The rest you can just leave them at default.
2. System Configuration
Looptime – it depends on what your FC is capable of, I personally prefer using lower looptime e.g. 2KHz on noisy builds and higher looptime 8KHz is higher quality builds. Anyway 2KHz should be fine on every quad out there.
Gyro Sampling Rate – usually this should match your looptime, some people prefer to have double the frequency as looptime. Set it to 4KHz and Looptime at 2KHz if you are not sure.
Just experiment and see what looptime works best for you, there is no set-rule what you should be using.
When changing these two values and other features, pay attention to “CPU load” at the bottom of the window, try to keep it under 30%. Any higher than that could cause instability to the flight controller.
Accelerometer – you can disable it, this will free up some processing power, but you won’t be able to use Angle mode or Horizon mode, and the 3D model in the setup tab will also stop moving. Another reason you want it disabled is to avoid problem arming the quad when it’s tilted too much.
Just disable both Barometer and Magnetometer since we are running a acro mini quad.
Craft name – This will be displayed in the Betaflight OSD.
4 – Receiver
If you are using SBUS, IBUS or a Spektrum Satellite RX, pick “Serial-based receiver” in Receiver Mode. In Serial Receiver Provider, pick SBUS if you are using Frsky RX.
If you are connecting via PPM, use “PPM RX Input” in Receiver Mode.
5. Other Features
These are the features I normally enable in Betaflight. If you are not sure, you can just leave these at default, that will still get you in the air without any problems.
- Dynamic Filter
- Telemetry (for SmartPort)
- OSD (if Betaflight OSD is available on your FC)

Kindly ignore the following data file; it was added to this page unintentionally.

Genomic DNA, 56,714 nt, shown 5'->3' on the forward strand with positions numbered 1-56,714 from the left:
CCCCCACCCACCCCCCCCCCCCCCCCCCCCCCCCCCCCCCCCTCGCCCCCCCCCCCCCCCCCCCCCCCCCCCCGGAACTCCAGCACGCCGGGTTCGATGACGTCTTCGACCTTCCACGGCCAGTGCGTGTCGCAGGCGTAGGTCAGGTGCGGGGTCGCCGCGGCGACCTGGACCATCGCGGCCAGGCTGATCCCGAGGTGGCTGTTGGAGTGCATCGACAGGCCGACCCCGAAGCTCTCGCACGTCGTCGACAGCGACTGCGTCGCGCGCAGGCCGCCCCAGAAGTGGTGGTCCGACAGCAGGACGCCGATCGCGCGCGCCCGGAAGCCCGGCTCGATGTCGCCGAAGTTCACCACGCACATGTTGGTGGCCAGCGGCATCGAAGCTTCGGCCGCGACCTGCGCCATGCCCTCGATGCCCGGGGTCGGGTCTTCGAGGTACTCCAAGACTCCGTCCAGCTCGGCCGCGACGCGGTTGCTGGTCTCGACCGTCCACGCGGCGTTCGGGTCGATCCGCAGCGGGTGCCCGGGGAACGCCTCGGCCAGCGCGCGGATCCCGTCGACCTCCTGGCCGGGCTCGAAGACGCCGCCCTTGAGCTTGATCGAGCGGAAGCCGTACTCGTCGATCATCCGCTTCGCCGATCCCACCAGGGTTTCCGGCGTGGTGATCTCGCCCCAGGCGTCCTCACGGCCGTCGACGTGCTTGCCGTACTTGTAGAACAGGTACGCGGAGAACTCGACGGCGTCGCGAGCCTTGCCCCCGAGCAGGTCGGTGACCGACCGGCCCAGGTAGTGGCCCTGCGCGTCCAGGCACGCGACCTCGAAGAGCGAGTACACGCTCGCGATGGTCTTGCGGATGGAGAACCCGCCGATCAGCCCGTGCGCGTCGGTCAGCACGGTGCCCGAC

Click Save & Reboot.
In this tab you can check if your receiver is working correctly.
Power on your TX and RX, and move your sticks one at a time to see if the corresponding channel is moving. You might need to change the “Channel Map” if the channels are in the wrong order.
If none of the channels are responding, toubleshoot:
- is the RX bound to the TX? (do you see solid green light on the RX?)
- is the RX soldered on the FC correctly?
- have you enabled serial RX in the correct UART?
- have you selected the correct RX protocol?
After making sure the channels are working correctly, now check the mid points and end points of the first 4 channels (Pitch, Roll, Yaw, Throttle). These channels should centre at 1500, and have end points of 1000 and 2000.
If you are not getting these please see my tutorial on how to fix mid point and end points.
Setup modes to be activated by AUX channels (switches on your TX), such as:
- Angle mode
I prefer to setup Airmode on the same switch as Arming, rather than having it enabled as a feature, but either way should work just fine.
I try to explain the different modes in Betaflight in this article.
Check motor order
- motor 1 at rear right
- motor 2 at front right
- motor 3 at rear left
- motor 4 at front left
If the order is wrong, you can fix it using resource remapping
In-depth Tutorial: Betaflight Resource Remapping
Now, check motor spin direction, if wrong, you can reverse spin direction in BLHeliSuite
Please see my tutorial on how to setup Betaflight OSD for more detail.
You don’t really have to change anything here in order to fly, default values generally work just fine for most models. As you gain more experience with mini quad, you can try PID tuning.
PID is basically 3 parameters you need to set for each axis, roll, pitch and yaw. PID tuning involves some understanding of what each term can do to flight performance.
Take a look at my PID tuning guide
However, you do need to adjust rates and expo to suit your flying style. This simple change can help you fly much better. Rate, Super Rate and Expo affect the sensitivity of the sticks, how the quad reacts to your stick movement.
Take a look at this guide on Rate / Super Rate and Expo.
That’s all to the basic setup in Betaflight.
- Dec 2017 – Article created
- July 2018 – Updated instructions
- Sep 2018 – Added “how to update”, and links to a few more new tutorials